Bed sharing versus no bed sharing for healthy term neonates

Bed sharing versus no bed sharing for healthy term neonates

Das, R. R. Sankar, M. J. Agarwal, R.
Cochrane Database Syst Rev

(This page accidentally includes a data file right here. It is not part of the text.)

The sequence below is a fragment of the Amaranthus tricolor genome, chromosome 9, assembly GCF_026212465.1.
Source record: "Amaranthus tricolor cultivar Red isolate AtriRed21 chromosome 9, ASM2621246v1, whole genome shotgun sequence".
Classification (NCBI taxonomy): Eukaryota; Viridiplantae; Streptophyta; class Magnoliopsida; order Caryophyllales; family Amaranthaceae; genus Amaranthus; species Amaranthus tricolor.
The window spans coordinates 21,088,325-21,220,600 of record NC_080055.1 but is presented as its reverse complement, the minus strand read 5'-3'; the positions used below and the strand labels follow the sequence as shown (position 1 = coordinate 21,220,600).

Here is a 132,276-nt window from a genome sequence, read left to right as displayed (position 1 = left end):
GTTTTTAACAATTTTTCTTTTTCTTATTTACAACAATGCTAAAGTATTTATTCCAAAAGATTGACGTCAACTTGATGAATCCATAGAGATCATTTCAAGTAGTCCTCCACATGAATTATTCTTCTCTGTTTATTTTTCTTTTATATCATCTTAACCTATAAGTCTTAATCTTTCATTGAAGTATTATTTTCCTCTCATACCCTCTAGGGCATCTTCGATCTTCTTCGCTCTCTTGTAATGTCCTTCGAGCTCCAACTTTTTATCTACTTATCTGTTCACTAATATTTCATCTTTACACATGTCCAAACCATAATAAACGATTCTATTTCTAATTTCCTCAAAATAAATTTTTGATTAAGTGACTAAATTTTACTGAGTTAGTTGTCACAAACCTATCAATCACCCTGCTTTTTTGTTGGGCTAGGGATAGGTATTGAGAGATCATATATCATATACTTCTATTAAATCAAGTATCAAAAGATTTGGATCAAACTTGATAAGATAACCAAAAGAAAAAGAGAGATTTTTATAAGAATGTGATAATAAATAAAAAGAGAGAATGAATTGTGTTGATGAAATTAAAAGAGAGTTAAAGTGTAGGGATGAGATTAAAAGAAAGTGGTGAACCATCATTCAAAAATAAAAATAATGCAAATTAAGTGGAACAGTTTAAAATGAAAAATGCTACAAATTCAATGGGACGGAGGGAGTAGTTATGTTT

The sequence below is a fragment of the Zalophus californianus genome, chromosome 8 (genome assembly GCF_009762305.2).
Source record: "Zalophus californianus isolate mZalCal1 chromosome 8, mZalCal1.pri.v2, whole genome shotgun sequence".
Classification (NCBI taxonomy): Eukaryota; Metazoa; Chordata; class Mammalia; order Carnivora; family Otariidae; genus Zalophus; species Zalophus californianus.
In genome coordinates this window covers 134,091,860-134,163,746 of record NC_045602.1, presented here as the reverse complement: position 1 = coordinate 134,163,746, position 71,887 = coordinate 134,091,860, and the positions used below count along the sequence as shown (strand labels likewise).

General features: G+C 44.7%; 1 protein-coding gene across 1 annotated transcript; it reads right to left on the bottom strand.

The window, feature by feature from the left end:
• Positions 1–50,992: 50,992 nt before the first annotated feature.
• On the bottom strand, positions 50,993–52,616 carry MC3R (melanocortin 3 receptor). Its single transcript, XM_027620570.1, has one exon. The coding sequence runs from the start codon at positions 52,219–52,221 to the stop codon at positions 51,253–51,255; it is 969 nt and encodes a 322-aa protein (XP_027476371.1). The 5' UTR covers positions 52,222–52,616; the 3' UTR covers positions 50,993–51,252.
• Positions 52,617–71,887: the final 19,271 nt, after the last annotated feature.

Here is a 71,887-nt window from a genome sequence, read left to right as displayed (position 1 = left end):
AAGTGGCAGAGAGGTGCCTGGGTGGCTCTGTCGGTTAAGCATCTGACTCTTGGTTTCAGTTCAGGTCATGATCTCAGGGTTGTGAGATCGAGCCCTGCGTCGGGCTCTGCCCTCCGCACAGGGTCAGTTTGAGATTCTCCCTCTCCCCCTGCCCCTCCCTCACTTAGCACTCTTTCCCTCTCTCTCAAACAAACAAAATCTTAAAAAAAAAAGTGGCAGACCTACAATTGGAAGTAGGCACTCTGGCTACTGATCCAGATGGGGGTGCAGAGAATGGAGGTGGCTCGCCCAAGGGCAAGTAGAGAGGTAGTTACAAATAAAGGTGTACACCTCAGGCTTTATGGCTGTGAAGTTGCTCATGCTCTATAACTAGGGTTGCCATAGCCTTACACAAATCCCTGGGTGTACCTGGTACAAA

BACKGROUND: There is great global variation in the sleeping arrangements for healthy newborn infants. Bed sharing is a type of sleeping practice in which the sleeping surface (e.g. bed, couch or armchair, or some other sleeping surface) is shared between the infant and another person. The possible physiological benefits include better oxygen and cardiopulmonary stability, fewer crying episodes, less risk of hypothermia, and a longer duration of breastfeeding. On the other hand, the most important harmful effect of bed sharing is that it may increase the risk of sudden infant death syndrome (SIDS). Studies have found conflicting evidence regarding the safety and efficacy of bed sharing during infancy. OBJECTIVES: To evaluate the efficacy and safety of bed sharing, started during the neonatal period, on breastfeeding status (exclusive and total duration of breastfeeding), incidence of SIDS, rates of hypothermia, neonatal and infant mortality, and long-term neurodevelopmental outcomes. SEARCH METHODS: We used the standard search strategy of Cochrane Neonatal to search the Cochrane Central Register of Controlled Trials (CENTRAL 2020, Issue 7) in the Cochrane Library; MEDLINE via PubMed (1966 to 23 July 2020), CINAHL (1982 to 23 July 2020), and LILACS (1980 to 23 July 2020). We also searched clinical trials databases, and the reference lists of retrieved articles, for randomised controlled trials (RCTs) and quasi-RCTS. SELECTION CRITERIA: We planned to include RCTs or quasi-RCTs (including cluster-randomised trials) that included term neonates initiated on bed sharing within 24 hours of birth (and continuing to bed share with the mother in the first four weeks of life, followed by a variable time period thereafter), and compared them to a 'no bed sharing' group. DATA COLLECTION AND ANALYSIS: We used standard methodological procedures as recommended by Cochrane. We planned to use the GRADE approach to assess the certainty of evidence. MAIN RESULTS: Our search strategy yielded 6231 records. After removal of duplicate records, we screened 2745 records by title and abstract. We excluded 2739 records that did not match our inclusion criteria. We obtained six full-text studies for assessment. These six studies did not meet the eligibility criteria and were excluded. AUTHORS' CONCLUSIONS: We did not find any studies that met our inclusion criteria. There is a need for RCTs on bed sharing in healthy term neonates that directly assess efficacy (i.e. studies in a controlled setting, like hospital) or effectiveness (i.e. studies conducted in community or home settings) and safety. Future studies should assess outcomes such as breastfeeding status and risk of SIDS. They should also include neonates from high-income countries and low- and middle-income countries, especially those countries where bed sharing is more prevalent because of cultural practices (e.g. Asian countries).

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